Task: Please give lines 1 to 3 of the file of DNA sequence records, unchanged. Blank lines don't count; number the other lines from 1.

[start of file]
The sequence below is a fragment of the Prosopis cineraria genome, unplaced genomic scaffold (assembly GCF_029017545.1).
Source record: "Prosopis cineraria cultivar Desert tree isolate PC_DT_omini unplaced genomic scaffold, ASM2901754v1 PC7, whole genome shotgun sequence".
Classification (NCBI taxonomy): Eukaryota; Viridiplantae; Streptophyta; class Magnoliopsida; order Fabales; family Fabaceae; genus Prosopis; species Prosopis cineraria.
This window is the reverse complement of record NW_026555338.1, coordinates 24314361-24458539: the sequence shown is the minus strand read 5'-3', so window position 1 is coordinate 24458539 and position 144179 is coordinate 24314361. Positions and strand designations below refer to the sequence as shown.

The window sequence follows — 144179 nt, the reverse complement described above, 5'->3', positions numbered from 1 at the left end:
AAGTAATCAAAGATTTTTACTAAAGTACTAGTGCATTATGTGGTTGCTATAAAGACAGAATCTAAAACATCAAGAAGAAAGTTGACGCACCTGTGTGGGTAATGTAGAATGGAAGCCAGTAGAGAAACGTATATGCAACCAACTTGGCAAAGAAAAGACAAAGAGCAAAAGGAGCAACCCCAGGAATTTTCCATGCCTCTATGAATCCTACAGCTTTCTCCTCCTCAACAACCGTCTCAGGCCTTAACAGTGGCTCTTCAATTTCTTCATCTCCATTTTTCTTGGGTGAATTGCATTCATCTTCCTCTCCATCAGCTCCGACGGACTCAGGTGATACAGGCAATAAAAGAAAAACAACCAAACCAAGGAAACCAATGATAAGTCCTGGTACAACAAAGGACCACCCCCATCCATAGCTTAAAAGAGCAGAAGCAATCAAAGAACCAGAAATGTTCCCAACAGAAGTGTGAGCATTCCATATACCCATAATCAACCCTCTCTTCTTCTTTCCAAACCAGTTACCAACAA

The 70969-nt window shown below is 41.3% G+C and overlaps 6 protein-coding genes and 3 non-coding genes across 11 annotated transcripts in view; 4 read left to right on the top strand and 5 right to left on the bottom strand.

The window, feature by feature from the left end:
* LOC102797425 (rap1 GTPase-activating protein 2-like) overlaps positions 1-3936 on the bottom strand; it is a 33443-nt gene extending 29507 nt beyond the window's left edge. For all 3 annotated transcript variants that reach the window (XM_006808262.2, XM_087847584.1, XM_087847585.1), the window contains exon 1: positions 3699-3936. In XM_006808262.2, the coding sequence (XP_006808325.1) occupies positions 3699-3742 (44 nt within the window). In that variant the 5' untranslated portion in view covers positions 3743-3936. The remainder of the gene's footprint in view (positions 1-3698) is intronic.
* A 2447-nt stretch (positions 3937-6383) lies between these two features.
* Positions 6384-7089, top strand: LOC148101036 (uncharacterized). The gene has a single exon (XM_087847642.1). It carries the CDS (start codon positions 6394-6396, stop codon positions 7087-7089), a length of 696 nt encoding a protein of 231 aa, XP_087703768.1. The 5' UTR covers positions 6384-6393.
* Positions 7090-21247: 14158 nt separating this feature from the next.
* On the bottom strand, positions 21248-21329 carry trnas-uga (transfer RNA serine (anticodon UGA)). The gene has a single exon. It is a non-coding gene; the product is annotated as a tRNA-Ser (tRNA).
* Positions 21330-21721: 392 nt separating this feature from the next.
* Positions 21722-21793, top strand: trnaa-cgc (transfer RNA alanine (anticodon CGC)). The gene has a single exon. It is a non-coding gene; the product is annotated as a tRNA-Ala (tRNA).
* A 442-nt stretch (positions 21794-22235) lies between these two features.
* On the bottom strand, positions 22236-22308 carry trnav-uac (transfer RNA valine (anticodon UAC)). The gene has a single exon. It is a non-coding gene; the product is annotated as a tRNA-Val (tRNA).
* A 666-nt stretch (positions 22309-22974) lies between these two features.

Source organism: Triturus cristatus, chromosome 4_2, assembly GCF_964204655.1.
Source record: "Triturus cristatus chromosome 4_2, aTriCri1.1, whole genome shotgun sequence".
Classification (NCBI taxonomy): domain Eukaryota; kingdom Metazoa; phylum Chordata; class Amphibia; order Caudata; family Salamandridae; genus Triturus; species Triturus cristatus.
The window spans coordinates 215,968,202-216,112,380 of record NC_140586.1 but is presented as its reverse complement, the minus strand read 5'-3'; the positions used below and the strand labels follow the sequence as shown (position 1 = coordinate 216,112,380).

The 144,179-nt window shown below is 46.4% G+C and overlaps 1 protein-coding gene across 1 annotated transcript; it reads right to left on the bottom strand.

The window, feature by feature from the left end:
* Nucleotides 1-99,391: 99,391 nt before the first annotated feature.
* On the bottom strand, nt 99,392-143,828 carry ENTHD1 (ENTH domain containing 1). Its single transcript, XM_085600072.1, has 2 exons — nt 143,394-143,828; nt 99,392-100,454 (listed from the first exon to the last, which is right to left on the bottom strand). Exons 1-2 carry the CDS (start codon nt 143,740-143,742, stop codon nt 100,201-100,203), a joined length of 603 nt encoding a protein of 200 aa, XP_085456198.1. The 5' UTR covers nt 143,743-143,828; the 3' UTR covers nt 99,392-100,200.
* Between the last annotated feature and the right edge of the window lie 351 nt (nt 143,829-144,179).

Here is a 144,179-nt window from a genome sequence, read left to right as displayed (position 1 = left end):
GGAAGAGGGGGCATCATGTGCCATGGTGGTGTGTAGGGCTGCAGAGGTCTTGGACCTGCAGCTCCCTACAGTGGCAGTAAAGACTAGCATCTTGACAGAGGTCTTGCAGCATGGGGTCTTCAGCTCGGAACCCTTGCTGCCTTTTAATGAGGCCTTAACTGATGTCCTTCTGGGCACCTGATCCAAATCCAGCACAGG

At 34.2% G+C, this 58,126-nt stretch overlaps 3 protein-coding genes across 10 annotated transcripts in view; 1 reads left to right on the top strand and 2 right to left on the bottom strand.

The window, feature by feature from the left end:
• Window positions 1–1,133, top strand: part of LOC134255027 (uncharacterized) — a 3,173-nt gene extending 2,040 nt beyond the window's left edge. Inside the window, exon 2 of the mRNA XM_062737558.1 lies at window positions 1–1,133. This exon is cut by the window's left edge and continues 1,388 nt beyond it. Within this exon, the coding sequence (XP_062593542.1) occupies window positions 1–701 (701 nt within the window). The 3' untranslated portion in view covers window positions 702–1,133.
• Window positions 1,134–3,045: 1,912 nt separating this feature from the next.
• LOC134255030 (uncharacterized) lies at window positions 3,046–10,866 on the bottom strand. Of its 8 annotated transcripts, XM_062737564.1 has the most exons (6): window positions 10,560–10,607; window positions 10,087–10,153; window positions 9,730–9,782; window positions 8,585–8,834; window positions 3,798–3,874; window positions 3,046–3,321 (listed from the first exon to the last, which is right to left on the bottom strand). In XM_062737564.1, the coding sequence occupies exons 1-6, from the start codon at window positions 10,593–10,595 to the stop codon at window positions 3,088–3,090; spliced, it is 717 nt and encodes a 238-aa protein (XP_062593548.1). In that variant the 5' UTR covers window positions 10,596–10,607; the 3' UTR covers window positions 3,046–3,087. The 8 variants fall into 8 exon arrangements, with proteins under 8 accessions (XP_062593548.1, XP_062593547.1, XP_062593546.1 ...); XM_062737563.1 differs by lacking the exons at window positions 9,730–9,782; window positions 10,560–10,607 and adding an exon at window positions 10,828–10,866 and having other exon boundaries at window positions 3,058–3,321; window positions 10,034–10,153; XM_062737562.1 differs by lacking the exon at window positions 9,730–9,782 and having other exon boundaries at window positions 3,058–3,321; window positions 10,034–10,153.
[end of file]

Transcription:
The sequence below is a fragment of the Prosopis cineraria genome, unplaced genomic scaffold (assembly GCF_029017545.1).
Source record: "Prosopis cineraria cultivar Desert tree isolate PC_DT_omini unplaced genomic scaffold, ASM2901754v1 PC7, whole genome shotgun sequence".
Classification (NCBI taxonomy): Eukaryota; Viridiplantae; Streptophyta; class Magnoliopsida; order Fabales; family Fabaceae; genus Prosopis; species Prosopis cineraria.